When the reinforcements arrived, Chivington was leading them, and preparations were made for what would become the awful climax of the war. Plans were made to attack Black Kettle’s friendly Cheyennes at Sand Creek, and despite resistance from some of his officers, Chivington proclaimed his “right…to use any means under God’s heaven to kill Indians.” The column set out, with soldiers drinking along the way, and attacked the sleeping Cheyennes and Arapahos, most of whom were women and children. Despite the American flag and white surrender flag waving above Black Kettle’s teepee and numerous attempts by the Indians to show that they wanted only peace, Chivington ordered his men to attack. In the end, there were over 130 dead Cheyennes and Arapahos, the vast majority of them women and children, though Chivington claimed to have killed several hundred warriors. Soldiers, many of them drunk, mutilated bodies and engaged in numerous other atrocities, all with the approval of Colonel Chivington.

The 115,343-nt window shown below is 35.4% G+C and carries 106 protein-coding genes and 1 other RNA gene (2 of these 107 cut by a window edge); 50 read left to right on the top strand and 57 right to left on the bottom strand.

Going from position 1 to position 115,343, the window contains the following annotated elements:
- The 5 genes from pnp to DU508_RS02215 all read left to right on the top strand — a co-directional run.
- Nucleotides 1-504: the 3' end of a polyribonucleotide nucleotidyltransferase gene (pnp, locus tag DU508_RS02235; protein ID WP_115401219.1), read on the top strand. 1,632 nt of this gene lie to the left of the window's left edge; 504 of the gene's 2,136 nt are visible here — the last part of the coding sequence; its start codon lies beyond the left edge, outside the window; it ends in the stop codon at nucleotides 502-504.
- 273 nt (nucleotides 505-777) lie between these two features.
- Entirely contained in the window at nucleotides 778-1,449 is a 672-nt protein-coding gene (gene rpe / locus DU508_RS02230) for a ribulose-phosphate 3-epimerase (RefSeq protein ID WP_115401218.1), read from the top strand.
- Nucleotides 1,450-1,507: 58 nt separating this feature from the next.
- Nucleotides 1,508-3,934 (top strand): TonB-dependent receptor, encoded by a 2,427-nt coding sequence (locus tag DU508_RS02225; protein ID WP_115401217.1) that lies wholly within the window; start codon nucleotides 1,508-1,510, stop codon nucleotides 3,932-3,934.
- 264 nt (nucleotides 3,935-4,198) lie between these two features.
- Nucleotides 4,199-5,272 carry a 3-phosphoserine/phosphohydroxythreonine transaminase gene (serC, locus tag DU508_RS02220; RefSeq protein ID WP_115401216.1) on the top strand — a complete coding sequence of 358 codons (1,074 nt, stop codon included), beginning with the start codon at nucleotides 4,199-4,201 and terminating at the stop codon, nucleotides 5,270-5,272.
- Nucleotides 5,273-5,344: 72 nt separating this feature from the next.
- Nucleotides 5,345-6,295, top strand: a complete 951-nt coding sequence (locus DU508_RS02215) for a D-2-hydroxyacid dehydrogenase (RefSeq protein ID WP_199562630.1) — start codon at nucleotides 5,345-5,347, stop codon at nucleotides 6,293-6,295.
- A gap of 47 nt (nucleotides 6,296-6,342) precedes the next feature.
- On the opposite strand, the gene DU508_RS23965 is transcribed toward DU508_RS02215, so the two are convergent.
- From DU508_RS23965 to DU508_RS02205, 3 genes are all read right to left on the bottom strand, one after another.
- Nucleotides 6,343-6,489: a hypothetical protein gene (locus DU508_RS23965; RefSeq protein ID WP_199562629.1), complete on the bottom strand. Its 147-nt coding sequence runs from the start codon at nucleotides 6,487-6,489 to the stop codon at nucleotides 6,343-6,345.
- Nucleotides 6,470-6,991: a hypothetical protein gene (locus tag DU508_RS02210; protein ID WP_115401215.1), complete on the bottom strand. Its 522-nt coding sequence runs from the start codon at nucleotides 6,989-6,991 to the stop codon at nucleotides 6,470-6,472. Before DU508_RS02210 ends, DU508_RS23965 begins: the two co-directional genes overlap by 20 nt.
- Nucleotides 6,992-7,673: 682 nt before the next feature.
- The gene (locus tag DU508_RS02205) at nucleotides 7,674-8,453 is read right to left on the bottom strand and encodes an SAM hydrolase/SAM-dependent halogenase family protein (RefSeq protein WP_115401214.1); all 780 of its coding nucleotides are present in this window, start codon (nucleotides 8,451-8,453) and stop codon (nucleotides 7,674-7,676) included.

In Minnesota, Little Crow’s Santees were doing their best to live in peace with the growing numbers of white settlers who surrounded them. The Indians had ceded much of their land in questionable treaties, and unscrupulous agents and traders often skimmed a large portion from the annuity payments before they were distributed to the tribe. In 1862, the payments failed to arrive from Washington, and Little Crow and his Santees, already angry about the string of broken promises and abuses, reached a breaking point. The starving and destitute Santees were told to “eat grass or their own dung,” and a crisis erupted. Four young Santee men killed some settlers one night, and several chiefs went to Little Crow to persuade him to go to war with the white men. Little Crow reluctantly assumed the mantle of war chief, and preparations for battle were quickly made.